How to identify if a child has the inflammatory syndrome that would be linked to the coronavirus?

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After months of arguing that children could be saved from serious coronavirus complications, the highest county public health officials are warning against a rare inflammatory disease that is appearing among some children and that would be related to the virus.

Specialists say the disease is similar to Kawasaki disease, a rare inflammatory condition of unknown origin that affects children under the age of 5; as well as toxic shock syndrome, another rare condition that occurs when certain types of bacteria in the body produce toxins.

The disease, called pediatric multisystemic inflammatory syndrome (MIS-C), has mainly occurred in children in New York, the epicenter of covid-19 in the country.

But a case of Kawasaki disease diagnosed in a Plano boy this month, as well as several cases at Cook Children’s Hospital in Fort Worth, have left some fear that the disease has reached Texas and what it could mean for children. who have been infected or have been exposed to the new coronavirus.

Here’s what you should know about MIS-C, explained by medical specialists and a North Texas mother whose son was diagnosed with a similar condition.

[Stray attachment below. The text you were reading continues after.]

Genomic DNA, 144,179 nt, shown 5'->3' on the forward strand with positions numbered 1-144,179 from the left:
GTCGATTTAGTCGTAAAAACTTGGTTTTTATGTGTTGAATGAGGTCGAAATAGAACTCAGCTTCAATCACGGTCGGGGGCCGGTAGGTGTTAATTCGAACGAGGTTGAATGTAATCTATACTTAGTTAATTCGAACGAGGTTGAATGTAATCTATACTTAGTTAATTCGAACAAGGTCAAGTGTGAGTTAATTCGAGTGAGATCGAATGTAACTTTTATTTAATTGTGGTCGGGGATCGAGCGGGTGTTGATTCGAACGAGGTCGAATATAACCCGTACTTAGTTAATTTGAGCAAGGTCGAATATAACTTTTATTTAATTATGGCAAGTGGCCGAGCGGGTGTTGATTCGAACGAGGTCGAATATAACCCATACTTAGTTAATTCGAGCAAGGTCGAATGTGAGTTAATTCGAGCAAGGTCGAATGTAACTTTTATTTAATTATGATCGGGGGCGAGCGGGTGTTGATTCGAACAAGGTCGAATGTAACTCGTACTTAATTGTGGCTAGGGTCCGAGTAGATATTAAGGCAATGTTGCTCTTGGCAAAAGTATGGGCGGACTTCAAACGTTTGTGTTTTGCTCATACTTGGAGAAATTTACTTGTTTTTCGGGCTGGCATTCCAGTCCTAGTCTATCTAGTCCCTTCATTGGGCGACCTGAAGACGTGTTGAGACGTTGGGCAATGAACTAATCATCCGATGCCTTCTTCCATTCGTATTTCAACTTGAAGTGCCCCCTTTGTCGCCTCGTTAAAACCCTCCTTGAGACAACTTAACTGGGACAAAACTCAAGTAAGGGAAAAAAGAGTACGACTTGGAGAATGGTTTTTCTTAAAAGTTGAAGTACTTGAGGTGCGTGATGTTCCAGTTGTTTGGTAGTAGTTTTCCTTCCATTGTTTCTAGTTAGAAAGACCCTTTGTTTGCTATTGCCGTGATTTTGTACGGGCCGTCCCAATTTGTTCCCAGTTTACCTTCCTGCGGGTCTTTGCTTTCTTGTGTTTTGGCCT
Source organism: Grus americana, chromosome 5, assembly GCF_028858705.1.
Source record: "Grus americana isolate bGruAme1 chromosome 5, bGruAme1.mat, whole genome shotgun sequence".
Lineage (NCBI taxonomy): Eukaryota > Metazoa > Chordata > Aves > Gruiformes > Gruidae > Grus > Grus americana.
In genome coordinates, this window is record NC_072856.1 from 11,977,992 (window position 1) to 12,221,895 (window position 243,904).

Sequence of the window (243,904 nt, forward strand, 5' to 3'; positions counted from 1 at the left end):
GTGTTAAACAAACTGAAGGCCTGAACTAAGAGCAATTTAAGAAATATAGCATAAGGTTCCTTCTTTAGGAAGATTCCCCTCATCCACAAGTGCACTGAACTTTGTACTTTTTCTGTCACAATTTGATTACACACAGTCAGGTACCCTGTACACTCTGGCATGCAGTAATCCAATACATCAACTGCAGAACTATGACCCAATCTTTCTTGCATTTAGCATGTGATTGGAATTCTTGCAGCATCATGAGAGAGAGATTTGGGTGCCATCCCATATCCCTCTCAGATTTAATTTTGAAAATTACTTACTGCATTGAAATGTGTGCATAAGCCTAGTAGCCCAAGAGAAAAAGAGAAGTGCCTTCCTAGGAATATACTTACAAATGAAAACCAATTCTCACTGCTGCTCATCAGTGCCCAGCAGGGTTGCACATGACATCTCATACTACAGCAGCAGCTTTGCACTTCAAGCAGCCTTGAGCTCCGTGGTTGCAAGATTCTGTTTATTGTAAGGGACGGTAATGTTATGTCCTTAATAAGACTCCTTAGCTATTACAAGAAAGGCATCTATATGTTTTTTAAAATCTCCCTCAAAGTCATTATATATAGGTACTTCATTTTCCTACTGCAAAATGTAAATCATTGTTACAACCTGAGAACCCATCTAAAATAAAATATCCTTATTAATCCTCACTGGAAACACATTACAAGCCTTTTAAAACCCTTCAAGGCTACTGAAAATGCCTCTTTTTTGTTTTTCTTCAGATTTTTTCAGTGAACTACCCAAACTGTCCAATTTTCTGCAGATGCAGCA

MIS-C can present with various symptoms, but generally consists of a persistent fever for four to five days, stomach pain, a rash, inflammation, and, in severe cases, organ malfunction and low blood pressure.

Doctors have referred to MIS-C as a “Kawasaki disease-like illness” because the symptoms are extremely similar.

The main difference is that Kawasaki disease only affects children of no more than 5 years old, while MIS-C can affect even adolescents.

The CDC says that MIS-C can affect anyone up to the age of 21 who experiences fever, inflammation, and severe decompensation that affects at least two organs and requires hospitalization.

Furthermore, the patient must have recently tested positive for covid-19 or had covid-19 antibodies or been exposed to the virus within four weeks of showing symptoms.

Other symptoms may include confusion, red or pink eyes, cough, diarrhea, headache, swollen lymph nodes or neck swelling, breathing problems, sore throat, red or swollen feet and hands, fainting, vomiting, swelling of the lips or tongue, and joint pain, according to the New York City Department of Health.

Britney Boler said her 3-year-old son, Titus Foot, had many of the symptoms of Kawasaki disease and MIS-C before he was diagnosed with Kawasaki disease.

He says he went to Children’s Medical Center Plano three times until doctors diagnosed him with Kawasaki disease.

She reported that she became ill on April 27, and she assumed it was a simple cold; but the next day she took him to an emergency room when the fever rose to 101 degrees and she thought she might have covid-19.

Doctors checked Titus for tonsillitis, but when the test came back negative, they told Boler that the boy likely had a viral infection and returned them home.

The next day, he began to worry when his fever increased again and his son began to complain of pain in his stomach.

He took him back to Children’s, where doctors did more tests and told him that his son had a urinary tract infection and prescribed antibiotics.